(Banner will apear here)

Beautiful Kabbalah Jewelry Judaicawebstore.com
Font Size:


Air strike on Iran's nuclear sites or Iranian A-bomb?

Negotiations between Iran and the P5+1 in Almaty, Khazakstan

Almaty, Khazakhstan has now joined the list of exotic venues for the Great Power negotiations with Iran - aside from that nothing else has changed. The Iranians continued to string along the P5 +1, the five permanent members of the UN Security Council and Germany, as they did so skillfully in Geneva, Istanbul, Moscow and Baghdad. The scene may shift but the Iranian nuclear negotiators always stick to their two-step routine - one step forward and one step back.

Iran's Supreme National Security Council Secretary and chief nuclear negotiator Saeed Jalili with Catharine Ashton, the EU's Foreign Minister

 Again, a hapless Catharine Ashton, the EU's 'foreign minister' hoped for a 'positive response' to what amounted to a climb-down on an earlier demand that Iran halt its enrichment of 20% grade uranium, just a step away from weapons grade. Saeed Jalili, Iran's chief delegate led Ashton and her colleagues on a merry chase before flying back to Tehran; he concluded that the P5+1 had offered a "more realistic and logical' approach… they have come to the conclusion they must change their outlook". Not only would Iran insist on producing 20% enriched uranium it would also refuse to close down its new Fordow enrichment plant that is built inside a mountain to protect it from attack.

 So while the negotiators continued to jaw-jaw in Almaty and new U.S. Secretary of State called on Tehran to take 'constructive steps', it is fair to say the Iranians are constructive alright, but in the opposite direction. In fact, they have added a 'Plan B' which is a second track for closing in on nuclear weapons from a new direction.

Iran to use new and improved centrifuges in its uranium enrichment

 Consider this: The International Atomic Energy Agency in Vienna estimates the Iranians have been quietly building their stockpile of 20% enriched uranium and lack only some 80 kilos that would enable them to further enrich to 90% weapons grade for producing their first nuclear weapon. Moreover the Iranians are installing new more sophisticated centrifuges that could 'significantly' increase their production of enriched uranium.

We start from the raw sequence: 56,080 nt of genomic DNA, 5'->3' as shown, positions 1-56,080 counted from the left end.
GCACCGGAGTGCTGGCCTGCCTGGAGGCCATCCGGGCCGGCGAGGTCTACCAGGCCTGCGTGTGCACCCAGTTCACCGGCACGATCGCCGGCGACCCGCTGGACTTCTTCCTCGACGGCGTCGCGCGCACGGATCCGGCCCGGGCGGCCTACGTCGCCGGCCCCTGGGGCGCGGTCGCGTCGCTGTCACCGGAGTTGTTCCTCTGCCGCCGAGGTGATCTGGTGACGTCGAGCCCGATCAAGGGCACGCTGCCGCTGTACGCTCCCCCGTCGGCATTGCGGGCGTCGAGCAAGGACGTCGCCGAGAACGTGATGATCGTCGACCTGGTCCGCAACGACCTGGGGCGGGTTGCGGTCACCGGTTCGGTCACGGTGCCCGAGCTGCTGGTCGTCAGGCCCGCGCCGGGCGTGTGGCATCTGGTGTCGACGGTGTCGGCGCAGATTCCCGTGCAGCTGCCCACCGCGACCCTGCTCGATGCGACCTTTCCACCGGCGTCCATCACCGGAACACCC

On Feb.26, Britain's Daily Telegraph reported that Iran is also activating a plutonium option for developing nuclear weapons. Satellite photos revealed that Iran's heavy water production plant at Arak has now gone operational providing a 'Plan B' for developing A-bombs. Heavy water is needed to operate a nuclear reactor that can produce plutonium, which could then be used to make a (nuclear) bomb. If the heavy-water plant reaches full capacity, it would reach 20 lb. of plutonium annually, enough for two nuclear warheads.      

 Iran & North Korea: Unconfirmed reports have surmised that Iranian experts participated in North Korea's latest nuclear weapons test on Feb.12th. The New York Times has quoted one senior American official stating that "It's very possible that the North Koreans are testing for two countries". In 2007, North Korea was detected secretly building a nuclear reactor at Deir ez-Zor in Syria for President Bashar Assad which was subsequently bombed and destroyed reportedly by Israeli aircraft. Despite the impact of international sanctions on the Iranian economy, Tehran has huge foreign currency reserves from its immense oil sales over the years and can easily pay hard-up North Korea for its nuclear weapons know-how. 

 When adding up all these factors, with suspected warhead research being conducted at the secret Parchin site, you don't have to be a nuclear scientist to conclude the Iranians are working hard on various fronts to break out for the Bomb when they deem fit. Like Pyongyang, Tehran also views a nuclear arsenal as an insurance policy for preserving the regime from any external threat and as a lever for promoting its regional ambitions. International sanctions have proved to be an abject failure in halting North Korea's costly nuclear weapons program despite the impoverished population. Israeli leaders from Prime Minister Binyamin Netanyahu on down are of a similar mind – only military sanctions can stop Iran.

 Prognosis: Although the Arab Spring was actually preceded by the massive public protests in Tehran after the rigged election in 2009, it has failed to topple the radical reign of the ayatollahs. Nor is there any sign the regime has loosened its iron grip on the country. Supreme leader Ayatollah Ali Khomeini and his cohorts are as bent as ever on building A-bombs. So it's now a race against time, and what happens first? A mushroom cloud spiraling over an Iranian test-site that will mark the advent of Iranian A-bombs, or a pre-emptive military strike to knock out Iran's nuclear capability? After the latest futile round in Almaty, the Ayatollahs will reckon they have nothing to fear. In any case, Istanbul is back on the itinerary for low level experts on March 17 while the chief delegates are expected to fly back to Almaty in April. But if past results are any indication of future actions, they will all be spinning their wheels again while Iran's centrifuges keep spinning out more enriched uranium. Before then, U.S. President Barack Obama will make a long over-due visit to Jerusalem where Israelis will be eager to learn if he has any new arrows in his quiver, aside from 'all the options are on the table'.